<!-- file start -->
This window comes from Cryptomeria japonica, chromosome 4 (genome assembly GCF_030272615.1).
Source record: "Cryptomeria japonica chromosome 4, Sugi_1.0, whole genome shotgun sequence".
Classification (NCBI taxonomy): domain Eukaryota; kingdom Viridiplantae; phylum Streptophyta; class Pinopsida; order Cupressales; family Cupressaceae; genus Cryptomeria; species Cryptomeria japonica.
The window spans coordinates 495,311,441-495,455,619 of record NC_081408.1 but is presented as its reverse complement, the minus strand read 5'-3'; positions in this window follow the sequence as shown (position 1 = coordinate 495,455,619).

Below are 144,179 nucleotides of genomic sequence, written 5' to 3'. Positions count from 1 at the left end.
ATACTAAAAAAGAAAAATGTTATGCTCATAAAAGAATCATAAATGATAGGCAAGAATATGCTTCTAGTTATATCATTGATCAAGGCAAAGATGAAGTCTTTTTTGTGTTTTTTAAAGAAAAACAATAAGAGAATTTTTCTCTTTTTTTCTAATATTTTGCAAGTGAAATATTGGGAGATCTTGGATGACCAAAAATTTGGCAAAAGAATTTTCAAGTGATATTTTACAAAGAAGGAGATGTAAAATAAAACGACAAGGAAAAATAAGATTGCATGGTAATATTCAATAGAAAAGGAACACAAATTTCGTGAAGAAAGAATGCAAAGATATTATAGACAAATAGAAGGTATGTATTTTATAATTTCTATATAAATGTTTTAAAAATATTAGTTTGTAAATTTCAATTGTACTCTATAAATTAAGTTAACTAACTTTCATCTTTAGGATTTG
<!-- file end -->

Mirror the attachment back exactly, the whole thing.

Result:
This window comes from Cryptomeria japonica, chromosome 4 (genome assembly GCF_030272615.1).
Source record: "Cryptomeria japonica chromosome 4, Sugi_1.0, whole genome shotgun sequence".
Classification (NCBI taxonomy): domain Eukaryota; kingdom Viridiplantae; phylum Streptophyta; class Pinopsida; order Cupressales; family Cupressaceae; genus Cryptomeria; species Cryptomeria japonica.
The window spans coordinates 495,311,441-495,455,619 of record NC_081408.1 but is presented as its reverse complement, the minus strand read 5'-3'; positions in this window follow the sequence as shown (position 1 = coordinate 495,455,619).

Below are 144,179 nucleotides of genomic sequence, written 5' to 3'. Positions count from 1 at the left end.
ATACTAAAAAAGAAAAATGTTATGCTCATAAAAGAATCATAAATGATAGGCAAGAATATGCTTCTAGTTATATCATTGATCAAGGCAAAGATGAAGTCTTTTTTGTGTTTTTTAAAGAAAAACAATAAGAGAATTTTTCTCTTTTTTTCTAATATTTTGCAAGTGAAATATTGGGAGATCTTGGATGACCAAAAATTTGGCAAAAGAATTTTCAAGTGATATTTTACAAAGAAGGAGATGTAAAATAAAACGACAAGGAAAAATAAGATTGCATGGTAATATTCAATAGAAAAGGAACACAAATTTCGTGAAGAAAGAATGCAAAGATATTATAGACAAATAGAAGGTATGTATTTTATAATTTCTATATAAATGTTTTAAAAATATTAGTTTGTAAATTTCAATTGTACTCTATAAATTAAGTTAACTAACTTTCATCTTTAGGATTTG